Thursday, February 11, 2016

Media Stocks Caught In Downdraft

Four big media companies -- Walt Disney, Comcast, Time Warner and Viacom -- continued to feel the effect of sharply lower stock prices on Wednesday.

After a day when Viacom lost 21%, it took another 4.7% decline on Wednesday to close at $31.37. Walt Disney sank 3.8% to $88.85. On Tuesday, before it released its quarterly earnings, Disney was slightly up 0.2% -- before sinking over 4% in aftermarket trading.

Comcast Corp. -- owner of NBCUniversal -- lost 4.1% to $55.81, after declines earlier in the week. On Monday it had been trading at the high of $60. Time Warner closed down 5% to $60.07. On Monday it opened at $67.81.

But two other big media companies did not suffer to the same degree -- 21st Century Fox was up 0.8% to $24.33; CBS, adding 0.5% to $42.88.

Media Post reports analysts point to some concerns over future weaker affiliate revenue for media companies with established cable networks.

The Dow Jones U.S. Broadcasting & Entertainment Index declined 2% on the day to 960.61. That index has been down 6% since the close of the markets on February 4.

Since early August, when Disney first disclosed subscriber declines for its ESPN network, the index has declined 20%.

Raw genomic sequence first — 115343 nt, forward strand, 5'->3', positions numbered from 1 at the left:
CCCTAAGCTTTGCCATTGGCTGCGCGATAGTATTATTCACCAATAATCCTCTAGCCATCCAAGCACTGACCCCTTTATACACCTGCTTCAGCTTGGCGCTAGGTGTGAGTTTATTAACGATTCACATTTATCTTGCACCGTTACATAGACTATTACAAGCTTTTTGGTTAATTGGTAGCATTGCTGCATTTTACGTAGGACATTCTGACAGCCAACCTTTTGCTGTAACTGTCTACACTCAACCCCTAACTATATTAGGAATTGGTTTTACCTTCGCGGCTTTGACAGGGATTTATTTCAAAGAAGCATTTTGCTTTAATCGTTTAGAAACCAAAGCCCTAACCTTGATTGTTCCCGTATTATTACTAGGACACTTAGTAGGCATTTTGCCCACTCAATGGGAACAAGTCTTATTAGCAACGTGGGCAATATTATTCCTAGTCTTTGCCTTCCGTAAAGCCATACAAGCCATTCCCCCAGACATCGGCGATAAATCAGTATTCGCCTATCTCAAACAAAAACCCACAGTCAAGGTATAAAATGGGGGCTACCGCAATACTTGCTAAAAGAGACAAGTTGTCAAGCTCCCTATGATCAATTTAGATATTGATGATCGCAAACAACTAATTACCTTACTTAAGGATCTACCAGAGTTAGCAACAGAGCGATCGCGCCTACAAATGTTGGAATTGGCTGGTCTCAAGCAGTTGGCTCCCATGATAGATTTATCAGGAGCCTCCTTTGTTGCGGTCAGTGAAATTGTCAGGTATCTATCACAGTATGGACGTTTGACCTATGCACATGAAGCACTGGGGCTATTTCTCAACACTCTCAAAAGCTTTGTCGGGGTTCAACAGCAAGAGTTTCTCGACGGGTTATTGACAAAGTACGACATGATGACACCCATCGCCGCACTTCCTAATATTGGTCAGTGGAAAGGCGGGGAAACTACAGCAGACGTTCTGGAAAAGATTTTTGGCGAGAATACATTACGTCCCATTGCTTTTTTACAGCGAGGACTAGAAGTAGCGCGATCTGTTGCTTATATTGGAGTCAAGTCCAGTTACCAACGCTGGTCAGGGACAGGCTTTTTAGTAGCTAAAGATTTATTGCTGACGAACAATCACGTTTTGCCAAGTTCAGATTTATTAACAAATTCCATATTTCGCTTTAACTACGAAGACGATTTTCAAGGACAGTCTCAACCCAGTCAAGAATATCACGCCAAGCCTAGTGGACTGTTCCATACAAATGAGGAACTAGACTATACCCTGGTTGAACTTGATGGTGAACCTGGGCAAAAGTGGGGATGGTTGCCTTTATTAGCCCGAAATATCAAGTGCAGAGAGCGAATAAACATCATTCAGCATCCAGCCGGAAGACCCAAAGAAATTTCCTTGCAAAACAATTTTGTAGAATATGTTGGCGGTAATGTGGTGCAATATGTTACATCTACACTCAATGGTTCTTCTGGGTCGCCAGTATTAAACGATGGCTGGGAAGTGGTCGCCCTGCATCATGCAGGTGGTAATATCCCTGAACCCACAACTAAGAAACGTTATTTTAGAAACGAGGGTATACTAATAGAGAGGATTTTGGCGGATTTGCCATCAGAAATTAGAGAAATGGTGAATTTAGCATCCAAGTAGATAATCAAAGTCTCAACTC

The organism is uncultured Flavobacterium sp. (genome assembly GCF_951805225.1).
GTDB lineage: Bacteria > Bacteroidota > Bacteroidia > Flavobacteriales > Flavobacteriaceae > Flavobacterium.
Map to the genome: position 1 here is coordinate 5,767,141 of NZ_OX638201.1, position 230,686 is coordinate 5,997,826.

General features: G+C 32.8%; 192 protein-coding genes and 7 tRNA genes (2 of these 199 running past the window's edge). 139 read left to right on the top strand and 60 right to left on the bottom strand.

What unites all of the companies is the specter of cord cutting.

While only a small number of American homes have stopped paying for cable entirely, CNN reports some have opted for smaller packages -- so-called "skinny bundles" -- that don't automatically include channels like ESPN.

Wall Street analysts sometimes call this "cord shaving." It has pinched the bottom lines of media companies that depend on per-subscriber revenue for their channels.

Disney CEO Bob Iger told investors Tuesday that "in the past couple of months we have actually seen an uptick in the ESPN subs, which is encouraging."

Year-over-year, however, there has been a decline in the number of homes receiving ESPN. Disney has not provided exact figures.

Iger and other media executives have decried over-the-top predictions about an impending unspooling of the cable bundle. The business is fundamentally healthy, they say, as most households see the value of a monthly cable plus broadband subscription.

Iger said Tuesday that the predictions are "more dire than they should be."

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